There’s a right way to interrogate the legacy of Batman and his army of adversaries in Gotham City, and there are hundreds of wrong ways. Batwoman is stumbling through the idea with a weird premise: none of these villains are responsible for who they are. Spoilers follow for Batwoman Season 3, Episode 7, “Pick Your Poison.”
“Pick Your Poison”
DOUBLE TROUBLE — As Ryan’s (Javicia Leslie) family dynamic grows more complicated, she also finds herself in the middle of a Bat Team stand-off between Luke (Camrus Johnson) and Mary (Nicole Kang). Meanwhile, Alice (Rachel Skarsten) finds a new sidekick to do her bidding.
I keep bringing this up, and they just keep doing it. Why is every villain’s condition now communicable (except Mr. Freeze and the Mad Hatter)? Croc, Poison Ivy, and now Joker.
Batwoman has been hinting for a few weeks now that Marquis Jet, Ryan’s half-brother, developed a psychotic disorder when the original Joker pressed his electric prank buzzer. This week, Marquis made his big move, forcing Ryan to give up control of Wayne Enterprises. When next we saw him, he was sporting an orange suit and purple-dyed hair, telling the press about how he just wanted to make the people of Gotham smile.
The problem with this repeated use of “what if old villain, but new” is that Batman’s villains are, almost universally, driven by ironic tragedy, or meant to reflect against Batman in some way. These cases of transmissible villainitis do a disservice to the original villains and bring no special meaning to the new ones.
Joke’s on us
Last week it was Mary’s transformation into Poison Ivy. Now, Marquis is apparently the Joker. It’s not that you couldn’t make an interesting story about someone imitating the Joker. But Batwoman has turned this season into a hamster wheel of new characters becoming old villains and then wildly misunderstanding what made that villain special. Mary and Marquis’ transformations are both extremely personal. With Batman villains, it’s almost never personal until Batman gets in the way a couple of times. These villains in Batwoman seem to just reinforce that this is a “CW show,” filled with characters with really simple, petty motivations.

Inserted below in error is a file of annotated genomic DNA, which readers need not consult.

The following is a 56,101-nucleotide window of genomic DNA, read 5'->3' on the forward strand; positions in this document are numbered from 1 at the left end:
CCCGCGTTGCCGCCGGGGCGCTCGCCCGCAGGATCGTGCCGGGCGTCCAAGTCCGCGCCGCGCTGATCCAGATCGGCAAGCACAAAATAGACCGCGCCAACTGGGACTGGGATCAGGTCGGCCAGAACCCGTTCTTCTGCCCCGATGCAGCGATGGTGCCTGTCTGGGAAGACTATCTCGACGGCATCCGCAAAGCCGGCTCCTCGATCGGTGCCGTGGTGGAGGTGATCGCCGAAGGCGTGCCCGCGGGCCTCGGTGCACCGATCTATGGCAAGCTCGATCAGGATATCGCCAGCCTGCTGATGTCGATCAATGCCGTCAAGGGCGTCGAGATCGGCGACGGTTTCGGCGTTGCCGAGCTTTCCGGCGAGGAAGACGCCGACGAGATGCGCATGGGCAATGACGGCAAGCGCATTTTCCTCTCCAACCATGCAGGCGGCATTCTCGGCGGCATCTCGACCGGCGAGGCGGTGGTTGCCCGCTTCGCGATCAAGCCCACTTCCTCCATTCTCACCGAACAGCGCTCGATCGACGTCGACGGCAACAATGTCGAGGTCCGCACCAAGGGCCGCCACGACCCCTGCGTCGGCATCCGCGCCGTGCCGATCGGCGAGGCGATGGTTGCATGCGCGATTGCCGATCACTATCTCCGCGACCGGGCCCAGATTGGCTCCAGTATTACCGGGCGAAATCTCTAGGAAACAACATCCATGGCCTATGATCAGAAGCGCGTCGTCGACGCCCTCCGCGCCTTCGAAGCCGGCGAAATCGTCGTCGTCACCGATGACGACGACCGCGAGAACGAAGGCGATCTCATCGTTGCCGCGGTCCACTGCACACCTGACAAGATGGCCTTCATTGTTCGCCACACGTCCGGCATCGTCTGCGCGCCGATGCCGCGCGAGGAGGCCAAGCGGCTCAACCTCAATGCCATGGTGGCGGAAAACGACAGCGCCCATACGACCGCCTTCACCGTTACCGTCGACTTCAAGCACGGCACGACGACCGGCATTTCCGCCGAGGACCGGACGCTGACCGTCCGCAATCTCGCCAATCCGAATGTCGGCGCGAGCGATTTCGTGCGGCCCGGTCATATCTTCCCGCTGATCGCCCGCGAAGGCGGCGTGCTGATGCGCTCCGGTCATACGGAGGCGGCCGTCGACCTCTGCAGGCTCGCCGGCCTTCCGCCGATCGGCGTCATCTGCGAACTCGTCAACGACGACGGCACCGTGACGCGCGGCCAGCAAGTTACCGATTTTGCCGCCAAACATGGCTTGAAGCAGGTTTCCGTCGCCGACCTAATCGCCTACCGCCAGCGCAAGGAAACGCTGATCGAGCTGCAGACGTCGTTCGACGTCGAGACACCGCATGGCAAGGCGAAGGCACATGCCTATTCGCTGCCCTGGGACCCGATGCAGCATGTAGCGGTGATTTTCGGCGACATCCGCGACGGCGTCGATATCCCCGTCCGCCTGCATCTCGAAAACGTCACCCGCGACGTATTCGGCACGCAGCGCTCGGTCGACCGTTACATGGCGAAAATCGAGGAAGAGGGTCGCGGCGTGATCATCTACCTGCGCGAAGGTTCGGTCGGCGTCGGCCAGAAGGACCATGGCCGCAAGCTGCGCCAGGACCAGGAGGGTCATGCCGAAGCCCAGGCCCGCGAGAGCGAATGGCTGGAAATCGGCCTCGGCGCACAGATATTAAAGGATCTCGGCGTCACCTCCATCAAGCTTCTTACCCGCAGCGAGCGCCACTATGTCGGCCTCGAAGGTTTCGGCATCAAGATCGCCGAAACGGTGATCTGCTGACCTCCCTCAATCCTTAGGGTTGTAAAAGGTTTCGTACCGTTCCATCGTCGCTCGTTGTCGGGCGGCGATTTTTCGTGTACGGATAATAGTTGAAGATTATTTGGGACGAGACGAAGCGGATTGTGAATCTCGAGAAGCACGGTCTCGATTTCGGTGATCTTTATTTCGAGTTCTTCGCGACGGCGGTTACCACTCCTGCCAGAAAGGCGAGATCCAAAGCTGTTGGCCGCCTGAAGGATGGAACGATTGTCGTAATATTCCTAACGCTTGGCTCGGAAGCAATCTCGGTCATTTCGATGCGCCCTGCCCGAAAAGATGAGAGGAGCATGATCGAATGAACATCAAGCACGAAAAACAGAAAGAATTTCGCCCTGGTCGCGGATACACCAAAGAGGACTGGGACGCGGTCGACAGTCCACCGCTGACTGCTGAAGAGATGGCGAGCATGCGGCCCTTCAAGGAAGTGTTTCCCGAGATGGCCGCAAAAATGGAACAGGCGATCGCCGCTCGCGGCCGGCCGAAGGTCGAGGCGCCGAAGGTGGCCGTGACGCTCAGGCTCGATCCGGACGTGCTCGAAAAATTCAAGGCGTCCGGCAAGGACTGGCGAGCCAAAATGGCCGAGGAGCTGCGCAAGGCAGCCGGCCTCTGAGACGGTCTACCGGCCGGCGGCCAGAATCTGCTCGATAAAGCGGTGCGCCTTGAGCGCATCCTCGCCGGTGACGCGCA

Right now, Marquis just looks like a vengeful, amoral businessman with a weird sense of style. He’s an adversary for Ryan, but not for Batwoman, and his motivations are very personal. For Joker, it’s never personal in the same way; Batman is a playmate for him, more than anything. He’s an antagonist for Batman in that he literally antagonizes him; he’s not trying to accomplish anything or teach a lesson. Marquis wants to show all the doubters. He has something to prove. Also, this dude walked into Wayne Enterprises, grabbed a pen with his bare hand, and stabbed a guy in the neck. Even if the police are corrupt, how is that not addressed?
With Mary, I can’t help but think of this moment in Army of Darkness, the 1993 horror-comedy sequel to Evil Dead 2. The female lead is captured by Evil Ash, and is turned into a ghastly version of her former self. She says “I may be bad, but I feel good.” It’s a hammy line, because every line in that movie is hammy. Mary gives off the same vibe, but it doesn’t seem intentional. She’s just being mustache-twirlingly evil and petty all of a sudden. And even after this episode, there’s still no meaning to what she’s doing. She doesn’t have a quest, she’s just mad at her friends and wants to be her own person. You don’t need a plant-based infection to do that.
I’m also normally a big defender of Arrowverse costuming. I think the Flash costume has, with the exception of the Year of No Chinstrap, been pretty good. I liked Supergirl’s costumes, and Batwoman’s is very good as well. But Ivy’s feels like cosplay, and not particularly special cosplay.
All of this makes it really hard to get invested in the rest of the show. At this point, it no longer feels like much of a Gotham story. It’s just costume drama. It’s hugely disappointing.